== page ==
Re-reading that post now brings up so many emotions. It's funny to realize how much I just HATED all his doctors, even though they all turned out to be good. Like his pediatrician at the time. I had never even met her at that point but I was pissed she didn't give Brian more information (which I still think she totally should've). In retrospect, I think she just didn't want to scare him if she was wrong. And also general practitioners seem to be well trained, or maybe almost forced, to recommend a specialist for anything that ails us past the basics. I didn't realize at the time how incredibly lucky we were to even have a pediatrician who knew what NF was and recognized the signs. If anything serious had been wrong with Sebastian, catching it early could've made all the difference in helping him.
When reading this, I also feel immense sadness and compassion for the 2012 version of our family, and how perfect our lives had been going until that moment. The year leading up to this news was one of the most stress-free years of my life. We were enjoying living in Oregon and having Sebastian stay home with Brian and being well and healthy more often. I was loving my job and being debt-free after our short-sale had finally went through. I was finally feeling healthy myself, and running, cycling, and doing yoga more than ever before. We had even started trying for baby #2. Life was good.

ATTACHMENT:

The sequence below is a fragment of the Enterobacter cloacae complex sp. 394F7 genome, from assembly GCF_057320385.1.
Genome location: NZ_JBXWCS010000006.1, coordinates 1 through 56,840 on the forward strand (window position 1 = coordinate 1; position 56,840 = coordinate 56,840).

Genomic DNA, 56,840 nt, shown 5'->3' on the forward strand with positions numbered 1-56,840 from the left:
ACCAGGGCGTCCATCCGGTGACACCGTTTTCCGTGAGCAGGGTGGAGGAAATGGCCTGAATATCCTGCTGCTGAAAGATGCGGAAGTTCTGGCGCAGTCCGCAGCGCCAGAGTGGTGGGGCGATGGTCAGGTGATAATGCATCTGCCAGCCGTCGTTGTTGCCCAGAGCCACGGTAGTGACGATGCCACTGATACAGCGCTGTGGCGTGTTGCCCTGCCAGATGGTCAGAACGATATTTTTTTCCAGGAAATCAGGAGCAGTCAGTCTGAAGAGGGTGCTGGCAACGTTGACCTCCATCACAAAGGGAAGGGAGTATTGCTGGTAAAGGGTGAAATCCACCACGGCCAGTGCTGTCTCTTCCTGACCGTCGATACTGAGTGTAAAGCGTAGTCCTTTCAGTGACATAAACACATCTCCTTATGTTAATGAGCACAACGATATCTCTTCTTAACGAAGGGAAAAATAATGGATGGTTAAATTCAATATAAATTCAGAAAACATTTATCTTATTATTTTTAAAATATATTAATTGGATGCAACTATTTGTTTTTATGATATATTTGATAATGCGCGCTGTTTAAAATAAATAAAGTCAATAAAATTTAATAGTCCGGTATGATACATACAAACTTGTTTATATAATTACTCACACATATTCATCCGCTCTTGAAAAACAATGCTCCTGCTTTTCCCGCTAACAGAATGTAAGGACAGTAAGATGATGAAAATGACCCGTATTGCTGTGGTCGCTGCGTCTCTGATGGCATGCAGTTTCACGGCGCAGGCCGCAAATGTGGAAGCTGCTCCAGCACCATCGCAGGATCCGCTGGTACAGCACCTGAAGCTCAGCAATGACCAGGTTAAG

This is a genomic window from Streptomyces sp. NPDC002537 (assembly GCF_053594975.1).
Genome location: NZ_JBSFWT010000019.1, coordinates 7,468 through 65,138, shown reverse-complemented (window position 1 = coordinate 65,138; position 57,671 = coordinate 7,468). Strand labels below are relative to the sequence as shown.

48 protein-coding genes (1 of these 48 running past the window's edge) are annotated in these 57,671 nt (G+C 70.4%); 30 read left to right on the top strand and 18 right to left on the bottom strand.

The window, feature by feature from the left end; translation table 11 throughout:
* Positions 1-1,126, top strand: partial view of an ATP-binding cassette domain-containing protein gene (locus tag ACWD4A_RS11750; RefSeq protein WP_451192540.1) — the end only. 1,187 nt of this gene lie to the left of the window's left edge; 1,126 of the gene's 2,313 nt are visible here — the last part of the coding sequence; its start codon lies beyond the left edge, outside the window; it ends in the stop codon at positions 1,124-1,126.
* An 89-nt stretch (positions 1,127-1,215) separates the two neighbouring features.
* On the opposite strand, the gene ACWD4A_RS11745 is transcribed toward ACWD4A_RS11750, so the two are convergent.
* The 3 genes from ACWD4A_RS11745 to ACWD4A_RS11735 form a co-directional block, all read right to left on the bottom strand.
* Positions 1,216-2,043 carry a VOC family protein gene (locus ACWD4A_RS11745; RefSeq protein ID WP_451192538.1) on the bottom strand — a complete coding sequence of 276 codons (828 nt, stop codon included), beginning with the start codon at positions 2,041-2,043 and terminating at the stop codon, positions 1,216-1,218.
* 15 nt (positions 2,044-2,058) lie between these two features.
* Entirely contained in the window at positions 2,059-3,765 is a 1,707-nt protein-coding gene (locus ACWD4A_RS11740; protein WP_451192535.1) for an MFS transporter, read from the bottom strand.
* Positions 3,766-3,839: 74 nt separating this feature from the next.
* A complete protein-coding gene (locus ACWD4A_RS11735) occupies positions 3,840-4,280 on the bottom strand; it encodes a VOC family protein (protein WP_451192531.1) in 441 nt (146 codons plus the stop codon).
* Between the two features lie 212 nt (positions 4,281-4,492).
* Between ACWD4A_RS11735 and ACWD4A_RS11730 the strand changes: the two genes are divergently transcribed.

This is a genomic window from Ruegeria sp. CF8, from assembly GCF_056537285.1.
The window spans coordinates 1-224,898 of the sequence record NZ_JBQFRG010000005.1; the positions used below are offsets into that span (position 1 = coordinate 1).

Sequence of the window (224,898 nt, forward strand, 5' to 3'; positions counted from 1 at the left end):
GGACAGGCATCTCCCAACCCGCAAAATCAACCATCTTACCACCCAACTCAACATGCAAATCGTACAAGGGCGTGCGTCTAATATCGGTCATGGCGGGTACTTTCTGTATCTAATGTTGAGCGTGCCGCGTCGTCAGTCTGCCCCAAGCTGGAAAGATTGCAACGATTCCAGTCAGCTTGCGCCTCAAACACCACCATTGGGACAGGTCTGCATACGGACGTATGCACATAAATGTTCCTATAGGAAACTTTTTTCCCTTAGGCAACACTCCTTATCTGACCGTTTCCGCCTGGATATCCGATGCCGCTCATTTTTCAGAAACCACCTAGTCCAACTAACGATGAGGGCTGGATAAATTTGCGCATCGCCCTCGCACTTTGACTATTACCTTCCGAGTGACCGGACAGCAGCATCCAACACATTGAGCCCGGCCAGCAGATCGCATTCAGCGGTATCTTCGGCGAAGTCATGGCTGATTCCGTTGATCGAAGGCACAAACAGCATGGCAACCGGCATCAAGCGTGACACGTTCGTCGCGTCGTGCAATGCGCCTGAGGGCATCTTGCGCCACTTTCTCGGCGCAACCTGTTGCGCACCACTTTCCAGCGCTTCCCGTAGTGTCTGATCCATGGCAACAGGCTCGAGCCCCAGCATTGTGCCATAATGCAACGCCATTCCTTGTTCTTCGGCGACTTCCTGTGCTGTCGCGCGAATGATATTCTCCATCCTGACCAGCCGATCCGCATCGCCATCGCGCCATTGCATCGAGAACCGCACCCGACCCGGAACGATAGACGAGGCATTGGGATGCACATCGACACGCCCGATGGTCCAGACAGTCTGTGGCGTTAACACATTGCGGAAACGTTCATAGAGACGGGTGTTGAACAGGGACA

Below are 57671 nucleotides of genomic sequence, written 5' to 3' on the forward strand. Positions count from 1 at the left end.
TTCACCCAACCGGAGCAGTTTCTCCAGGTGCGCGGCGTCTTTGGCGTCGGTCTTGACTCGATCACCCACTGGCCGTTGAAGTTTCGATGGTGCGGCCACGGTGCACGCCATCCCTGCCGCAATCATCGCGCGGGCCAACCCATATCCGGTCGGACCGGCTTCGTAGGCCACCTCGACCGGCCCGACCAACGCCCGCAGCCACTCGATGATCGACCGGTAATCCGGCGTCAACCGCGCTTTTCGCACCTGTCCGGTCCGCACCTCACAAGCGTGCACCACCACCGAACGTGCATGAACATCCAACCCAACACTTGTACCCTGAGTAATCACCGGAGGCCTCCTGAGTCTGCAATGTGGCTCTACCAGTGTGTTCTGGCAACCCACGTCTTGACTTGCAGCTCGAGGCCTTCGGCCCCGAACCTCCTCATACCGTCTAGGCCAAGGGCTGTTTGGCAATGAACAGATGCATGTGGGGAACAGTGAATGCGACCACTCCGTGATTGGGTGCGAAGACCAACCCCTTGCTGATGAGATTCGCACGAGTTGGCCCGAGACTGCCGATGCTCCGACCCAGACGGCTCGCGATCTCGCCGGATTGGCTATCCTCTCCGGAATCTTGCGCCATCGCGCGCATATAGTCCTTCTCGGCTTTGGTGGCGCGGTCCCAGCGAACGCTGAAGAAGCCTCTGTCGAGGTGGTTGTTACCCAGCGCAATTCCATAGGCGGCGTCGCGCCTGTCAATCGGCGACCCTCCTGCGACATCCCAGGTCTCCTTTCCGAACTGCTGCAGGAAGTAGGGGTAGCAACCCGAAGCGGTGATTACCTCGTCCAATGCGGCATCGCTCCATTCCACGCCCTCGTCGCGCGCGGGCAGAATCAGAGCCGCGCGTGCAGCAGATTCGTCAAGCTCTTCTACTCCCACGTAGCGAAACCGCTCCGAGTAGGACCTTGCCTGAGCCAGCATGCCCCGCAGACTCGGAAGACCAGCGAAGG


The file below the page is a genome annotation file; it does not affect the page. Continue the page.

Obviously the diagnosis changed our lives forever. I used to feel guilty for my depression from this, but as I progressed through my grief, I realized there was nothing for me to be ashamed of. It's hard to go from feeling like life is perfect in one moment to total shit the next. And it's okay to hurt for your child. It's okay to be depressed when you're left helpless. It's okay that I was in denial about it for a long time. It was a rough couple of months after this post as we worked through the process of getting the diagnosis confirmed, seeing all the specialists, doing all the research and educating ourselves as much as possible. But in the end, it all turned out well. We learned this diagnosis was not a death sentence, not even a guaranteed rough life sentence. It's just a label (and we know how I feel about labels). His condition has not worsened. Physical therapy is helping him increase his strength and coordination. He is smarter than ever, reading a full grade ahead and asking me a new math problem daily. He is perfectly healthy, despite the NF1.
I am beyond grateful for how well he is doing. I continue to choose to believe only the best for Sebastian. I'm confident in the knowledge that positive thinking and not worrying every moment is by far the best thing I can do for my kids, no matter what happens in their lives. But a piece of me still wishes I could just go back and hug myself 4 years ago and say the words I needed to hear and believe...
🎶"don't you worry, about a thing, cause every little things gonna be alright."🎶